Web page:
Friday, July 11, 2014

Pervy Va. Prosecutors Decide Not To Take Pornographic Photos Of Teen After Public Revulsion

Police and prosecutors in Virginia were going to make pornography.  
I sure as hell don't want to see sexually explicit
photos of this kid, but some Virginia prosecutors
(briefly) did.  

Yep, it was all in the name of prosecuting a 17 year old kid for sexting.

Warning for the sensitive: This is kind of a gross story.

Sexting, for the uninitiated, is the act of sending sexually explicit texts to someone in the hopes of getting lucky, so to speak.

Here's what happened. A 17 year old boy was basically acting creepy and sexting a 15 year old girl. This included sending her a picture of his erect penis.

Prosecutors say the girl asked the boy to stop sending such stuff, but he did anyway. Others say there was basically back and forth between this boy and girl.  Stupid stuff. Probably something both kids needed some guidance on.

It's true the boy was wrong and needed to be stopped and probably punished.  He needs to learn to keep it in his pants and not harass people.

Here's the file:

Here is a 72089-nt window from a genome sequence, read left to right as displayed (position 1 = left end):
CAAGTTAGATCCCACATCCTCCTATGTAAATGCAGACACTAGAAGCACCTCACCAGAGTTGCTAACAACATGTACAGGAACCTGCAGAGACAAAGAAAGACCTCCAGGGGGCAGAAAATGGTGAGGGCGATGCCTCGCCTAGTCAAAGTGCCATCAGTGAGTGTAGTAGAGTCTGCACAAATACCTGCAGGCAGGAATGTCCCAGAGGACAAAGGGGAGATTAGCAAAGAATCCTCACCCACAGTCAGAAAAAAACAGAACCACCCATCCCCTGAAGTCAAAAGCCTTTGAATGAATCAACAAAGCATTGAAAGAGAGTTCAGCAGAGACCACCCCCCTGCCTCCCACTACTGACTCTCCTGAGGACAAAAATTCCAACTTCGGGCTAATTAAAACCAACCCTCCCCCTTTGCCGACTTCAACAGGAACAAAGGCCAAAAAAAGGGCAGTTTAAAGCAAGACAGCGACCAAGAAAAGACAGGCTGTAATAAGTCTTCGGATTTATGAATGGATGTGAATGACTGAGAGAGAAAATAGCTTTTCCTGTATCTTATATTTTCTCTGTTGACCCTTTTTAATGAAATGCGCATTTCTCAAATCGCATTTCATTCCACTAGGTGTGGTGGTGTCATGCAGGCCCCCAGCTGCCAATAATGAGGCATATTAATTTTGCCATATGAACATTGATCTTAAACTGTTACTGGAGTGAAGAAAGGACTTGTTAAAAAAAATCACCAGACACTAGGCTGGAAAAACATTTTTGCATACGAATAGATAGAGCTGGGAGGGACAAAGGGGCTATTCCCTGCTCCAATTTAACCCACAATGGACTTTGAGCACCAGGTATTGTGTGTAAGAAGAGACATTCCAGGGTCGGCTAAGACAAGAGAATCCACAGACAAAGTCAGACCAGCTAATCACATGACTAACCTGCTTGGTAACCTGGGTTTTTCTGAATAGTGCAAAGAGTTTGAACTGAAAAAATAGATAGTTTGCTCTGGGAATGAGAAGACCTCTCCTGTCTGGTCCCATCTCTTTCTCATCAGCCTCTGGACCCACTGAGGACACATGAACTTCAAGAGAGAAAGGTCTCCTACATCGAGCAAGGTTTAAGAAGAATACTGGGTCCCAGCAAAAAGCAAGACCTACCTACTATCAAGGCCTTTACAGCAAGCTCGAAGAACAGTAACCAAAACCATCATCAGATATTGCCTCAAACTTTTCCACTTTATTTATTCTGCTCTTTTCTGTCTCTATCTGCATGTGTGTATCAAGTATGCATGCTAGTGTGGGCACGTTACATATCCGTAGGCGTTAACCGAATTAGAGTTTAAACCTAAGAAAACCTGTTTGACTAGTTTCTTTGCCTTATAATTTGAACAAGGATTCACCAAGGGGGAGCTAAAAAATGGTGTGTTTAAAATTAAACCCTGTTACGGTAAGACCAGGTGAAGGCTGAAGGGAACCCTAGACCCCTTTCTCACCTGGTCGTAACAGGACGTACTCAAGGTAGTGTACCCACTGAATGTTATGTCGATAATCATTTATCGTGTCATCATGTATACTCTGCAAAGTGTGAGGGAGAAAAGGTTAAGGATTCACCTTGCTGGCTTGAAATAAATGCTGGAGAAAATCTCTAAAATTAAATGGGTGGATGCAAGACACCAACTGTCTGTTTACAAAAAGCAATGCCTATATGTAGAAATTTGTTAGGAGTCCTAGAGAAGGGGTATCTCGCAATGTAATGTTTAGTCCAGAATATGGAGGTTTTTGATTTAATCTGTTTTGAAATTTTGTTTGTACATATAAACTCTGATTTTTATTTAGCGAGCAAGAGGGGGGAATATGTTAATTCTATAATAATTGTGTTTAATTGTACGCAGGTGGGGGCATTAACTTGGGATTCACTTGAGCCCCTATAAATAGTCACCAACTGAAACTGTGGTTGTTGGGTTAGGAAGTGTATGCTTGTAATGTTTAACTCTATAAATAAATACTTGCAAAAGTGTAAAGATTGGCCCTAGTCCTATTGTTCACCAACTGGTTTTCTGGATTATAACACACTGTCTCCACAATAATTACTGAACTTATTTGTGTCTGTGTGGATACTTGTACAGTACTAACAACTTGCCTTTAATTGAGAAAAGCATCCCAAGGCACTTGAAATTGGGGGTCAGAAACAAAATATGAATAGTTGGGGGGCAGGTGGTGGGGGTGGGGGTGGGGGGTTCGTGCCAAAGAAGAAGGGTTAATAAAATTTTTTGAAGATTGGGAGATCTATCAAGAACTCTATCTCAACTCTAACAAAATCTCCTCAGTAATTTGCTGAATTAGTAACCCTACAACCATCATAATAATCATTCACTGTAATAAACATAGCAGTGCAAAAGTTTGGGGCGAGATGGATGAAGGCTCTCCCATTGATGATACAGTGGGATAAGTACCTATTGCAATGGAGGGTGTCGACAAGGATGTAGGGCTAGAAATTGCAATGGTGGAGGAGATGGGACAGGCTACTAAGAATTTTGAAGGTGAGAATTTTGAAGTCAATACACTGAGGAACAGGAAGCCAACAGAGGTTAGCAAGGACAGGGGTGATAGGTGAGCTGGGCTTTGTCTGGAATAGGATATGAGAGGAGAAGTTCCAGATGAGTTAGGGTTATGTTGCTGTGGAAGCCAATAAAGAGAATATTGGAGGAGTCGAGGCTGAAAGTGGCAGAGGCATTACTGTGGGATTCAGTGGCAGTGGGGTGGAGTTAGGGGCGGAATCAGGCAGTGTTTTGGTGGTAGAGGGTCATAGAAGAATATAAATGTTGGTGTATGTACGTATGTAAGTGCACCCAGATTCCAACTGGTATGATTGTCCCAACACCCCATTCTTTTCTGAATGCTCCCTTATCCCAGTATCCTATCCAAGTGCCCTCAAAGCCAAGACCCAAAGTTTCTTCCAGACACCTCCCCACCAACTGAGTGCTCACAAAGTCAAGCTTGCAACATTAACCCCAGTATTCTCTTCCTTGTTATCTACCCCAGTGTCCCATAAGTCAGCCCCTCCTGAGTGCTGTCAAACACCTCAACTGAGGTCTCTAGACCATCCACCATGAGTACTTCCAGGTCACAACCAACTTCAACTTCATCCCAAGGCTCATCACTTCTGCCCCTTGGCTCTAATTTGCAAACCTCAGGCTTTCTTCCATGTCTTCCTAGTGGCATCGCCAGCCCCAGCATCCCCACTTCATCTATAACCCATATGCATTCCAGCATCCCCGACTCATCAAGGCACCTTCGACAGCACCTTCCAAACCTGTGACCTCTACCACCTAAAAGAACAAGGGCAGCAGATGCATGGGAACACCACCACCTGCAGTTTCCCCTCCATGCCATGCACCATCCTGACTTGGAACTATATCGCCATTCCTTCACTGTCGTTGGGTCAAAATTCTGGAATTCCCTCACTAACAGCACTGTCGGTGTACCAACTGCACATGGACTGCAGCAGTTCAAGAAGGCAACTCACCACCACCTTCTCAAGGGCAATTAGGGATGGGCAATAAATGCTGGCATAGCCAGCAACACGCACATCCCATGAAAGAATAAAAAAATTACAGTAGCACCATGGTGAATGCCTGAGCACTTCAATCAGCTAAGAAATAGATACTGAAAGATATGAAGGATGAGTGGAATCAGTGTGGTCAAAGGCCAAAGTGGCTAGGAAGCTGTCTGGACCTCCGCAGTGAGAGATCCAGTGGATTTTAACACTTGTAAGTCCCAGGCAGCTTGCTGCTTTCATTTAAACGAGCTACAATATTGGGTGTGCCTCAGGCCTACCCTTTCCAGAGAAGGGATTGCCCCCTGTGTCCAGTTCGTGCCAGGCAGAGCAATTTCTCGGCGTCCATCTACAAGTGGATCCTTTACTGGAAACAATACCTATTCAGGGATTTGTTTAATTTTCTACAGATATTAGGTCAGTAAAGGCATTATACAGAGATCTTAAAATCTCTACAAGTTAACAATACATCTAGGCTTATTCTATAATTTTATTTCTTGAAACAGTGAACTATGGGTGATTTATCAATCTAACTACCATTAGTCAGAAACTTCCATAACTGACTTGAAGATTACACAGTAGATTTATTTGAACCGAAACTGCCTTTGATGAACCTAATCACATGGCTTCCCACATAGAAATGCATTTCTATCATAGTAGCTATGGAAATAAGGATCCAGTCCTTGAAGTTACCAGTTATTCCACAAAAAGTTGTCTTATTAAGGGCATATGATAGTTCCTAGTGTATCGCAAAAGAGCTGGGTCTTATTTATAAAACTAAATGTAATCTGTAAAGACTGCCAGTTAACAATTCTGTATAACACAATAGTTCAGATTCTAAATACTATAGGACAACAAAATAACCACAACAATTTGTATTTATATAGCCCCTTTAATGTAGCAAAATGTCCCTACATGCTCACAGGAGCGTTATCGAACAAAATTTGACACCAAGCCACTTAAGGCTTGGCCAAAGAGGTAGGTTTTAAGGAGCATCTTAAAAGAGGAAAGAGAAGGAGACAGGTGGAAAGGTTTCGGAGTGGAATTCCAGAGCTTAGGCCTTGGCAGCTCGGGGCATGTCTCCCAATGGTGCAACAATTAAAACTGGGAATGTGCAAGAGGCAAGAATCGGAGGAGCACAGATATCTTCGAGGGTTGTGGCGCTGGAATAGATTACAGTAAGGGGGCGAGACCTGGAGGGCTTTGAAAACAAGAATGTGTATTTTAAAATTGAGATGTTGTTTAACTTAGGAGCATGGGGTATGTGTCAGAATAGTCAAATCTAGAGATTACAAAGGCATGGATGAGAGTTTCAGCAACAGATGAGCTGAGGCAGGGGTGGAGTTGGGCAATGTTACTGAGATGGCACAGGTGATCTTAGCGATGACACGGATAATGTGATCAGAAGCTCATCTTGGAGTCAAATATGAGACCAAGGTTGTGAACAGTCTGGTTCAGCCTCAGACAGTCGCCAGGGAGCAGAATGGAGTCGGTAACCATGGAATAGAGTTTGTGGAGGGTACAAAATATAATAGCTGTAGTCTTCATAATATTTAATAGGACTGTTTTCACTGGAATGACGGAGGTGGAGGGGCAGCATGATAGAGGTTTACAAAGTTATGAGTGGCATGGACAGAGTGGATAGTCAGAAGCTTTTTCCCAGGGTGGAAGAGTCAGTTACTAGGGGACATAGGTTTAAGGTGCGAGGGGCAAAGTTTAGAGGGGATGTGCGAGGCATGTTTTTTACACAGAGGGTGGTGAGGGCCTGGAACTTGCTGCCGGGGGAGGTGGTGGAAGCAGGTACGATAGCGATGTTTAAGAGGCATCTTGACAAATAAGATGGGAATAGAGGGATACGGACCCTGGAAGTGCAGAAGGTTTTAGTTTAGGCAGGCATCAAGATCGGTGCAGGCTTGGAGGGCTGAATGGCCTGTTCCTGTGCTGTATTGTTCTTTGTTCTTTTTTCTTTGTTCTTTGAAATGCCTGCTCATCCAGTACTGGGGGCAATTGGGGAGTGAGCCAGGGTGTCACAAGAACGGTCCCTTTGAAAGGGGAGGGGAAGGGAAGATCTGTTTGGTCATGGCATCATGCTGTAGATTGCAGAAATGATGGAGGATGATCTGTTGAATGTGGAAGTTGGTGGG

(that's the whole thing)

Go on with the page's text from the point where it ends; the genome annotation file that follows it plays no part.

But prosecutors decided to really go for broke and charge the kid with manufacturing child pornography, which would make him a sex offender for life and pretty much ruin his life.

Worse, the prosecutors seemed to be enjoying this way too much. They had planned to take the boy to the hospital, get him a hard on and take photos of the penis. You know, to compare with the photos the boy sexted to the girl.


Because the way to teach a teenager not to send or make dirty pictures for people who don't want them is for so called responsible adults to make pornographic pictures of teenagers.

The boy's lawyer said the threat to take dirty pics of the kid seemed part of a threat.  The lawyer said either the teen pleads guilty or he gets forced to get those photos taken, according to the Washington Post.

After the media got ahold of this story, police and prosecutors changed their tune.   Police issued a statement after all the media attention to this weird, icky issue,  saying they weren't going to take those dirty pictures of the kid's junk after all.

I guess taking dirty pictures of 17 year old boys looks bad from a PR standpoint.

The issue of what to do with teens and sexting is serious. Too bad that, in an effort to look "serious" police and prosecutors in Virginia looked like idiots in this case.

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